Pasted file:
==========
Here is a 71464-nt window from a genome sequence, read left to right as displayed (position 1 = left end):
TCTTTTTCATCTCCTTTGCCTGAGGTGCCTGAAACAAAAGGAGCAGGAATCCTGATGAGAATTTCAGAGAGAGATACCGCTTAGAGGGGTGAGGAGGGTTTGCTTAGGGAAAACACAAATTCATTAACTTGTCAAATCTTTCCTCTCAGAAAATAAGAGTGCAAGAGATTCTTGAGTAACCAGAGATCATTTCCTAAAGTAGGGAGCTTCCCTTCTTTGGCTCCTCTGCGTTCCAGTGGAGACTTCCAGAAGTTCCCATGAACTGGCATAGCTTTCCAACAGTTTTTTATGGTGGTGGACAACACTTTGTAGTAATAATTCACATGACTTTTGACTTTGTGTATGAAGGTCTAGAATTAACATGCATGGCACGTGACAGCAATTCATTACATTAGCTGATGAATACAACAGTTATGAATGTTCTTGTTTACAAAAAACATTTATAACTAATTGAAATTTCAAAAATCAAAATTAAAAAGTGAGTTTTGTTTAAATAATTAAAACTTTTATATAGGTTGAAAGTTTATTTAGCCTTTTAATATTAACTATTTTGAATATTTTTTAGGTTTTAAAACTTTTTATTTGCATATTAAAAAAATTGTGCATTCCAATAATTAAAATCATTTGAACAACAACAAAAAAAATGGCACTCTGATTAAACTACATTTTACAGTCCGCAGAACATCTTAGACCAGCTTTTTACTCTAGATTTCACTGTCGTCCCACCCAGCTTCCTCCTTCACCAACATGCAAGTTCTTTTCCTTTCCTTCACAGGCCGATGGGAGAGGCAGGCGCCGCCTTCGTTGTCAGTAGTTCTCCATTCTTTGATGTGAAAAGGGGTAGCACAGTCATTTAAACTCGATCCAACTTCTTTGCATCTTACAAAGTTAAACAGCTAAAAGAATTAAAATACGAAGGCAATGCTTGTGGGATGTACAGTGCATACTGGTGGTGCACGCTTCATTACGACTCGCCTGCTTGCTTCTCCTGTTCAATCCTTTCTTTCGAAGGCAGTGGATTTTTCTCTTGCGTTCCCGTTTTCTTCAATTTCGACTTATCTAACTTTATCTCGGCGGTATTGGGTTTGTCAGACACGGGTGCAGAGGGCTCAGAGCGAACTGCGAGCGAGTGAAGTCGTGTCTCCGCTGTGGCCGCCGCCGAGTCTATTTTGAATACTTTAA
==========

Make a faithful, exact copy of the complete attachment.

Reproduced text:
Here is a 71464-nt window from a genome sequence, read left to right as displayed (position 1 = left end):
TCTTTTTCATCTCCTTTGCCTGAGGTGCCTGAAACAAAAGGAGCAGGAATCCTGATGAGAATTTCAGAGAGAGATACCGCTTAGAGGGGTGAGGAGGGTTTGCTTAGGGAAAACACAAATTCATTAACTTGTCAAATCTTTCCTCTCAGAAAATAAGAGTGCAAGAGATTCTTGAGTAACCAGAGATCATTTCCTAAAGTAGGGAGCTTCCCTTCTTTGGCTCCTCTGCGTTCCAGTGGAGACTTCCAGAAGTTCCCATGAACTGGCATAGCTTTCCAACAGTTTTTTATGGTGGTGGACAACACTTTGTAGTAATAATTCACATGACTTTTGACTTTGTGTATGAAGGTCTAGAATTAACATGCATGGCACGTGACAGCAATTCATTACATTAGCTGATGAATACAACAGTTATGAATGTTCTTGTTTACAAAAAACATTTATAACTAATTGAAATTTCAAAAATCAAAATTAAAAAGTGAGTTTTGTTTAAATAATTAAAACTTTTATATAGGTTGAAAGTTTATTTAGCCTTTTAATATTAACTATTTTGAATATTTTTTAGGTTTTAAAACTTTTTATTTGCATATTAAAAAAATTGTGCATTCCAATAATTAAAATCATTTGAACAACAACAAAAAAAATGGCACTCTGATTAAACTACATTTTACAGTCCGCAGAACATCTTAGACCAGCTTTTTACTCTAGATTTCACTGTCGTCCCACCCAGCTTCCTCCTTCACCAACATGCAAGTTCTTTTCCTTTCCTTCACAGGCCGATGGGAGAGGCAGGCGCCGCCTTCGTTGTCAGTAGTTCTCCATTCTTTGATGTGAAAAGGGGTAGCACAGTCATTTAAACTCGATCCAACTTCTTTGCATCTTACAAAGTTAAACAGCTAAAAGAATTAAAATACGAAGGCAATGCTTGTGGGATGTACAGTGCATACTGGTGGTGCACGCTTCATTACGACTCGCCTGCTTGCTTCTCCTGTTCAATCCTTTCTTTCGAAGGCAGTGGATTTTTCTCTTGCGTTCCCGTTTTCTTCAATTTCGACTTATCTAACTTTATCTCGGCGGTATTGGGTTTGTCAGACACGGGTGCAGAGGGCTCAGAGCGAACTGCGAGCGAGTGAAGTCGTGTCTCCGCTGTGGCCGCCGCCGAGTCTATTTTGAATACTTTAA